A matter of survival
Ram Nath Chandeliya, Former Member of Delhi Metropolitan Council
Our relation to the environment is the same as fish to water. Any degradation, therefore, raises a question mark on the continued survival of human specie on the planet.
Environment is the most important subject in terms of survival value of social impacts. On the occasion of World Environment Day let us understand, what is our environment? The definition of the environment is complex. The environment is a state of dynamic equilibrium where actions and interactions of different ingredients and effects of every changing factor are contained to form a firm interrelationship amongst each other. It is influenced by outside and inside forces and factors, such as abiotic and biotic community such as grass land, desert, and forest eco-systems, etc.
It is not that we, in this generation are the first to think about environmental protection. Earliest reference is to be found as early as 2000 BC in Babylonian laws which forbade selling of contaminated grains. Ancient Greeks recognized linkage between disease and overcrowding. (Today, with density of population the natural barrier has disappeared). Romans showed concern for sanitation, built aqueducts and sewers some of which are still in use. Indus River Civilization has many evidences of sanitary living and concern in the society of that era.
Cause of Environmental degradation:
Waste is the root of all types of environmental degradation. Generation of waste is an activity and population related, and the humans are the biggest culprit who generate waste to the maximum and leave it uncared. We have hardly learnt anything from the nature. Everything is cyclic in nature-be it oxygen cycle, nitrogen cycle, life and death, or the energy cycle. Therefore, the basic rule should be bring the waste to environmentally acceptable form where it can still be useful to the environment, or not be as damaging as in the original form. After all, the nature also converts carbon dioxide emission to oxygen by inherent action. Therefore, there are many lessons to learn from the nature. "Healthy environment is essential for healthy life" since degraded environment will have adverse effect on the health.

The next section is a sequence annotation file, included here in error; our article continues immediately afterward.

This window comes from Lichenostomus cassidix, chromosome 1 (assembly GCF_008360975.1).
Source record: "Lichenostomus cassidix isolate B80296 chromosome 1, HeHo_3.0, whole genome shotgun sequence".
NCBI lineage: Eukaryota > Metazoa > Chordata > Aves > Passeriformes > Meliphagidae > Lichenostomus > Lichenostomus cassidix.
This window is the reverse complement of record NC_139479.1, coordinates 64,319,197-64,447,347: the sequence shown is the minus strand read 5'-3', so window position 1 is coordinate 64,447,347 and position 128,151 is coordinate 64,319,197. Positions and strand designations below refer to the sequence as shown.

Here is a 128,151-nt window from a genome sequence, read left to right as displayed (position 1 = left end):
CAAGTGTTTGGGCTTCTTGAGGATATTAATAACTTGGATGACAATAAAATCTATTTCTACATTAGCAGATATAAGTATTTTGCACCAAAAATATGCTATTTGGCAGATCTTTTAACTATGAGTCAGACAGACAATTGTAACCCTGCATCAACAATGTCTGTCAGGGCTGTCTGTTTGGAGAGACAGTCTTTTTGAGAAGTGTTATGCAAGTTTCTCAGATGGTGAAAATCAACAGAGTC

Environmental and human health, therefore, has two dimensions one the health of the environment itself, and the other the effects it causes on the human health. "The control of all those factors in man's physical environment which exercises a deleterious effect on his physical development, health or survival; and health in this context is said to mean a state of complete physical, mental, and social well being".
WHO has defined health as 'a state of complete physical, mental, social, and spiritual well being, and not merely absence of disease or infirmity’. Significantly the pollutants in our environment have serious effects on the health, thus the clean environment play vital role in our life.
We must be remember that most of the pollutants are neurotoxin and have adverse effect on the brain also. Therefore, one has to consider environmental pollutants seriously. Human society has always been economy-driven. Man has advanced through 'hunting economy' to 'gathering economy' to 'agrarian economy' to industrial economy' to IT economy', but during the past decades of progress in the field of science and technology, we have damaged our environment to the extent of irreparable losses.